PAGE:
Wednesday, December 10, 2008

why can't i just recycle it-Part II

On the same day that Kerry read the NY Times article she posted about on the slowdown in the recycling system, I heard a story on NPR about the same thing! We both thought 'yes' this makes our point. Recycling is not a cure—it is band-aid. Band-aids are important mind you, but you really have to find a cure or what is under the band-aid will fester.
Take a listen to NPR's story I heard:
Falling Prices Take Toll On Municipal Recycling
and find out why recycling is not all it is cracked up to be and why we need to choose first to use less, then to reuse, then choose to recycle.

A couple of other thoughts...
1) I'm very skeptical of recycling generally just because a) I know/have seen more people put trash in with their recycling (in municipal pick up bins) than I have seen people do recycling the right way—very discouraging, and b) I have been told by trash/recycling LA County officials (at a booth at a local farmer's market) that "soiled" or "contaminated" recycling materials are unusable and sent directly to the dumb. So, that pizza box you think is recyclable isn’t if it has grease from the pizza on it or the newspaper thrown in with the beer cans that get wet from the beer are no longer usable… You put a) and b) together and you get a lot less recycling actually happening then we would like to think.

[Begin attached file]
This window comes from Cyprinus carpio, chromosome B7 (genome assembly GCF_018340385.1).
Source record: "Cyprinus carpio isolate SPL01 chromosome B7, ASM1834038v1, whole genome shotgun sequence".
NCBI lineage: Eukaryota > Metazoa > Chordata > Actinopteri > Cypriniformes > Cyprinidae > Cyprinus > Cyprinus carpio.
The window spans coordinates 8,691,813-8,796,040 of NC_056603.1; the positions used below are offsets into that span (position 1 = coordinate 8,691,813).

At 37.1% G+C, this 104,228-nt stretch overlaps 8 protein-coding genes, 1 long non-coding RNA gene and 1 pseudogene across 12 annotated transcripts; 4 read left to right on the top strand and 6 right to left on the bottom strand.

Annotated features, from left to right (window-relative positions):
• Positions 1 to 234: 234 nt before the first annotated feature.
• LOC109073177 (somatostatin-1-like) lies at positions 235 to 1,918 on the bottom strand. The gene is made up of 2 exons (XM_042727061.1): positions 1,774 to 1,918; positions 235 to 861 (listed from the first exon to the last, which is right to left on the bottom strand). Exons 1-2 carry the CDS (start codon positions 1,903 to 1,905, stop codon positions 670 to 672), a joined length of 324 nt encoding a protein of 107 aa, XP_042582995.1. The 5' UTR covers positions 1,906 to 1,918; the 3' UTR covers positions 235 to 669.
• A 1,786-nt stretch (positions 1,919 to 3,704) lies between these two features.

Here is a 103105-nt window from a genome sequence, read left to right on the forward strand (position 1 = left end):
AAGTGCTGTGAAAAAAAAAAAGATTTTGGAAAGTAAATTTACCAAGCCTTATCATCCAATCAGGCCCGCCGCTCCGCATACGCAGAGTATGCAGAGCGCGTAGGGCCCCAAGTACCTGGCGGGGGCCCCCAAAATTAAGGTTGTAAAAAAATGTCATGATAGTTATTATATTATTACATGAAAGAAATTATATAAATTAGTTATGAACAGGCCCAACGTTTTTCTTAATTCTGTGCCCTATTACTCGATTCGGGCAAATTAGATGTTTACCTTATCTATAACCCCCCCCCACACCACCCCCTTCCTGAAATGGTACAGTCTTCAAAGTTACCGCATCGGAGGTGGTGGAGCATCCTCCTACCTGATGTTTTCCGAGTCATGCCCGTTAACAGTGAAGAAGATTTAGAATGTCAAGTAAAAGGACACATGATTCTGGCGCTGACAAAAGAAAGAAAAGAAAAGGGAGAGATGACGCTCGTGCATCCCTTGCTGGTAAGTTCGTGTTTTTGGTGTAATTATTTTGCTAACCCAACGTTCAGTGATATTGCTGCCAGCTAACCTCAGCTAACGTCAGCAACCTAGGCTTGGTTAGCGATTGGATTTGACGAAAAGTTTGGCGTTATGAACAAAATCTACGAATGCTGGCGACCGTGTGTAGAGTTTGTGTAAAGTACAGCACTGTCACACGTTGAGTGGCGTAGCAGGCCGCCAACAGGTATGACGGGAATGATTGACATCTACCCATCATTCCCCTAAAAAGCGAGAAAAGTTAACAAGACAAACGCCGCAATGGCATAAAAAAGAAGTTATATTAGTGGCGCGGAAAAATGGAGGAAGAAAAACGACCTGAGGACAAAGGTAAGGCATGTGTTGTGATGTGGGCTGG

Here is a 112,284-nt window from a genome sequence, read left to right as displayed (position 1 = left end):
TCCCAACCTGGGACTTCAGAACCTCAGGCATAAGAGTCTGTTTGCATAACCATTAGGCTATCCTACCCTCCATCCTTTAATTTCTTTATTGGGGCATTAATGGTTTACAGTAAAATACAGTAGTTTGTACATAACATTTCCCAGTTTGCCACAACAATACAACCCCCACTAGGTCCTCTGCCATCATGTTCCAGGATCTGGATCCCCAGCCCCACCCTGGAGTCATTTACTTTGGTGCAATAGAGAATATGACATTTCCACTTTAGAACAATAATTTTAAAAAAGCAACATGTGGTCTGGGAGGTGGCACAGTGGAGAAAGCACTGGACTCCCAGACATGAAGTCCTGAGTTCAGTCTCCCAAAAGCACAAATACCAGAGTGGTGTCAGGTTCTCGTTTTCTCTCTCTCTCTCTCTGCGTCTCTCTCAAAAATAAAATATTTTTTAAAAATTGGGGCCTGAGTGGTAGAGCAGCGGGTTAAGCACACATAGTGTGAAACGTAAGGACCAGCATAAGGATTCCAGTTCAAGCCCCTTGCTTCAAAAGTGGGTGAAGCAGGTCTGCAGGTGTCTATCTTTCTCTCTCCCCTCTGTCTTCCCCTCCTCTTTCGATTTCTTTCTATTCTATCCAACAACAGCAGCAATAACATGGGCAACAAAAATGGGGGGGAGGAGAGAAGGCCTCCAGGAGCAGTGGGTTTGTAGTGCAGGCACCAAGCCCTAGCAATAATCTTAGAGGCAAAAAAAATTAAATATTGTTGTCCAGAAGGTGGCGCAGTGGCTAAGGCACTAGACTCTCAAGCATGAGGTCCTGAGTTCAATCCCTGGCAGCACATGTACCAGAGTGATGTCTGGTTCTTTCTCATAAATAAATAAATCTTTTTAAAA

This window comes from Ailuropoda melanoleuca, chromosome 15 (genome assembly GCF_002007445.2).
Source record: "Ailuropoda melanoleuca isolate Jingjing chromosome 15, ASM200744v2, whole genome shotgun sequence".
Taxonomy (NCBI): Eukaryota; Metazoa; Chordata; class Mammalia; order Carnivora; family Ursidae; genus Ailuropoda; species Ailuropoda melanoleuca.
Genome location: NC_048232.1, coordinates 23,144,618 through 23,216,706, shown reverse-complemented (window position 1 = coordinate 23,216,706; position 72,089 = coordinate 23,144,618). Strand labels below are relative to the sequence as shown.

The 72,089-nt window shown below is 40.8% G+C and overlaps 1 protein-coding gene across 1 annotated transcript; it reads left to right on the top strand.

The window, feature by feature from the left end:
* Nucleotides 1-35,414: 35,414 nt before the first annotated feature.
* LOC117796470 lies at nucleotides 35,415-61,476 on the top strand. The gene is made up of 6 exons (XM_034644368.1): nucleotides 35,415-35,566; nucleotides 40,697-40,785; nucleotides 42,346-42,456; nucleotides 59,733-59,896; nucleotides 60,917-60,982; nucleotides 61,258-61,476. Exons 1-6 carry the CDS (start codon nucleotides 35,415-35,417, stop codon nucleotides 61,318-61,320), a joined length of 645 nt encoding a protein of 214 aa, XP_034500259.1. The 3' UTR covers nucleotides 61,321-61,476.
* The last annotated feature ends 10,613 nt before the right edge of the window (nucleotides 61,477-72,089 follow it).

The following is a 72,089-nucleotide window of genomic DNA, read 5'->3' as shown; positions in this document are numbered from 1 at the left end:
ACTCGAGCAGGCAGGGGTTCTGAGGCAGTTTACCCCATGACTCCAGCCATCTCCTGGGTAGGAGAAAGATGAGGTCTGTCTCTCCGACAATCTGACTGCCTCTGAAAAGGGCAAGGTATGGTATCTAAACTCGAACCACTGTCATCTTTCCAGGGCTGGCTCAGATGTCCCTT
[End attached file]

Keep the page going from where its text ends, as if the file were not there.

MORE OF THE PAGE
2) I've been reading the book Cradle to Cradle: Remaking the Way We Make Things by McDonough and Braungart (I'll probably post more on the book in the future but I definitely recommend it). The book talks about the idea of 'downcycling' as opposed to ‘recycling'. Why? Because practically nothing is re-made or re-cycled into what it was before it is down-graded or down-cycled into something lower on the recycling food chain that will be less easy to recycle in the next go round and will eventually end up in a landfill. Example: plastic soda bottles can be made into a fleece jacket but the fleece jacket can't be recycled into anything else and will end up in a landfill, so the re in recycle doesn't go that far—the cycle ends rather abruptly.
3) The Chinese environment (rivers, forests, wetlands, etc.) are reeling from contaminants that are the by products of recycling, i.e. beach runoff from paper recycling ( no one wants to buy grayish reused paper). So, not only is it consuming energy to send our recycled products ‘out of sight out of mind’ and make them someone else’s business/problem, this industry also hurts the environment. We Americans are exporting our waste so we don’t have to deal with the consequences of it—shame.
Just some thoughts to keep in mind...

1 comment:

Citizen Green said...

Another problem with recycling is that people use it as a justification for consuming more. For example, they think it is okay to drink bottled water because they recycle the plastic bottle. We need to emphasize the "reduce" part of Reduce, reuse, recycle. The other 2 actions are a temporary step.

Linda A